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why does my patio heater flame out

Patio Heater Won't Stay Lit One common issue that patio heater owners face is keeping their patio heater lit. The typical cause for this is that the pilot light flame has become too far away from the thermocouple. Thus, the
will turn off the patio heater as it tricks the gas value in to thinking that the pilot light is out. Other potential causes are not having enough gas pressure or the pilot light/orifices are more restricted due to corrosion. Another simple cause is that a breeze is blowing just right and is blowing out the pilot light. The Fix There is a way to fix this problem. Making sure the patio heater is БoffБ, sure a pair of pliers to gently squeeze the pilot light and the thermocouple a bit closer. To squeeze the pilot light and sensor-bulb together, remove the top of the heater and the front control panel that covers the pilot light and control knob. Then remove the bracket that holds the pilot light and thermocouple together to that you will get the best access. You may not need to disassemble it as much as you think, but you need to disassemble and very gently squeeze the pilot and thermocouple making sure not to crush it. Now, the pilot light will be very close to the sensor bulb and the patio heater will no longer shut off after a few minutes. Please check out our how to guide and User Manual for easy troubleshooting Another reason that your patio heater won't stay lit also has to do with the. Sometimes the thermocouple gets coated with carbon from the propane. Sometimes using a small tooth file and lightly sanding the thermocouple will help to remove the carbon build up. If the issue is not with the thermocouple the cause of the problem could be a numbers of things. It may be as simple as the gas valve on the propane tank being turned off. Simply turn the gas tank on. Additionally, the propane tank may be empty. A full propane tank is much heavier than an empty propane tank. Take your tank and get it refilled. Yet another reason your patio will not stay lit is that the gas valve orifice is blocked. You should clean the orifice or have it replaced.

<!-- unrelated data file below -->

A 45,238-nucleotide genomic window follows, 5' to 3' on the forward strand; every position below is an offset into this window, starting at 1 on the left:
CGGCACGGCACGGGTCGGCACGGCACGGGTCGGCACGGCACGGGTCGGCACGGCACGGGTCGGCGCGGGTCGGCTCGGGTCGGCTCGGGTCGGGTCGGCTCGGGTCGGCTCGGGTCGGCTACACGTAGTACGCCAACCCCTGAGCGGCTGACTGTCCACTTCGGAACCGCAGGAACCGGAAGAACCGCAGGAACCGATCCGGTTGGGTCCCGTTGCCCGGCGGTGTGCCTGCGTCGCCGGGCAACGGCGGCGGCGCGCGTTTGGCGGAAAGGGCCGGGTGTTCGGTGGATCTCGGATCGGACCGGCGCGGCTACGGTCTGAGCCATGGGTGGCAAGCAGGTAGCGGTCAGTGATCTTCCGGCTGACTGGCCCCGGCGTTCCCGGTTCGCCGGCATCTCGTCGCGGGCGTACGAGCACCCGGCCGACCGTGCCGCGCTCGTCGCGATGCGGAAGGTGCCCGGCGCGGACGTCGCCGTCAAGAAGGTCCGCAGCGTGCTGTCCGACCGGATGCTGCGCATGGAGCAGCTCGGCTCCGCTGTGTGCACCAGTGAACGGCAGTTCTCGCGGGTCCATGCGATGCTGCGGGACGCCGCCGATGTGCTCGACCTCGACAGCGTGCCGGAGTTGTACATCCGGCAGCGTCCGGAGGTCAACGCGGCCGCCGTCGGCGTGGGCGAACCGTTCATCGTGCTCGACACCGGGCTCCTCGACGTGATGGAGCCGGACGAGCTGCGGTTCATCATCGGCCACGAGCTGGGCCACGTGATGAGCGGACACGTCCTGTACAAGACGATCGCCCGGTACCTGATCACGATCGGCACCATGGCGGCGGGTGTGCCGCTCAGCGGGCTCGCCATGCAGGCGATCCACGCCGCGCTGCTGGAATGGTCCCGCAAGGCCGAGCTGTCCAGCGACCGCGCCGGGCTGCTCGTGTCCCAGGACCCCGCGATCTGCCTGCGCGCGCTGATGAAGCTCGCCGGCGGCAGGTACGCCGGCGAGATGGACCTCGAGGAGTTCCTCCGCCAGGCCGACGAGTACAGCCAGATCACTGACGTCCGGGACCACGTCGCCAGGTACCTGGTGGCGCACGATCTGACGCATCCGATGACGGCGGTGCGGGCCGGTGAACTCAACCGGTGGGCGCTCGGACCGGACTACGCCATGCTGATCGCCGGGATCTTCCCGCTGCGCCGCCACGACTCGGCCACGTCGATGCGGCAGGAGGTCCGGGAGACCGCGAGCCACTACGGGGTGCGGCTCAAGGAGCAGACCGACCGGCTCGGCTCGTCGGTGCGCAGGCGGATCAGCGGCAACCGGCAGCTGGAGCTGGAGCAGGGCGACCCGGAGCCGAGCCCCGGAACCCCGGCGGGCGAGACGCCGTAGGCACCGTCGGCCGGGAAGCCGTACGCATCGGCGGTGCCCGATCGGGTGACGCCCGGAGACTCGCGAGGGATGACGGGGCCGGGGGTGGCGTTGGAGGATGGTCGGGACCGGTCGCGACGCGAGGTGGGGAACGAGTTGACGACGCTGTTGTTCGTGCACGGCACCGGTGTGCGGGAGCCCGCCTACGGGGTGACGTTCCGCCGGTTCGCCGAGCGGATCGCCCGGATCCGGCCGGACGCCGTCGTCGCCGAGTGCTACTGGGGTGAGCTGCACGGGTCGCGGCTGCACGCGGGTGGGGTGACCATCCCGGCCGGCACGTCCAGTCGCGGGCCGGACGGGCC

Sometimes there is air in the gas line which is blocking propane from getting to the. The solution for this is to purge the gas line. Open the gas line by turning the knob on the propane tank to fully open. Then depress the control knob for two to three minutes. Make sure all gas has cleared before attempted to ignite the patio heater. Loose connections sometime cause problems. Check the to make sure it is tightly connected to the propane tank. Check all other fittings as well. Make sure to use the soap and water test to determine if there are any leaks. sometimes get worn out and fail. You can start your patio heater with a stick lighter. If the heater will ignite with a stick lighter then replace the worn ignition with a new ignition. Sometimes the gas pressure is simply too low. You should replace or refill your propane tank. The problem may also be in the regulator. If the gas is on but there is no gas flow then replace the hose and assembly. If your propane tank is new you will need to purge the air from the gas lines. As described before open the gas line by turning the knob on the propane tank to fully open. Then depress the control knob for two to three minutes. Make sure all gas has cleared before attempting to ignite the patio heater. Patio Heater Flame Is Too Low Sometimes the heater will stay lit but the flame is too low. This could mean that the gas pressure is too low. When the outdoor temperature is less than 40 degrees F and the tank is less than one-quarter full a low flame will result. The Fix Check to make sure the propane tank has enough fuel in it. If not then refill or replace it. б Another potential cause for a low flame is that the gas hose is kinked. Check the gas hose and straighten it. If the hose is damaged in any way then have it replaced. There may also be a blockage in the burner assembly. Thoroughly clean the burner and emitter screen to clear any blockages. Also check the to make sure there is no carbon build-up. If there is, then clean away the carbon. Gas patio heaters can be useful additions to yards or outdoor areas, but they re also quite simple devices from a technological standpoint.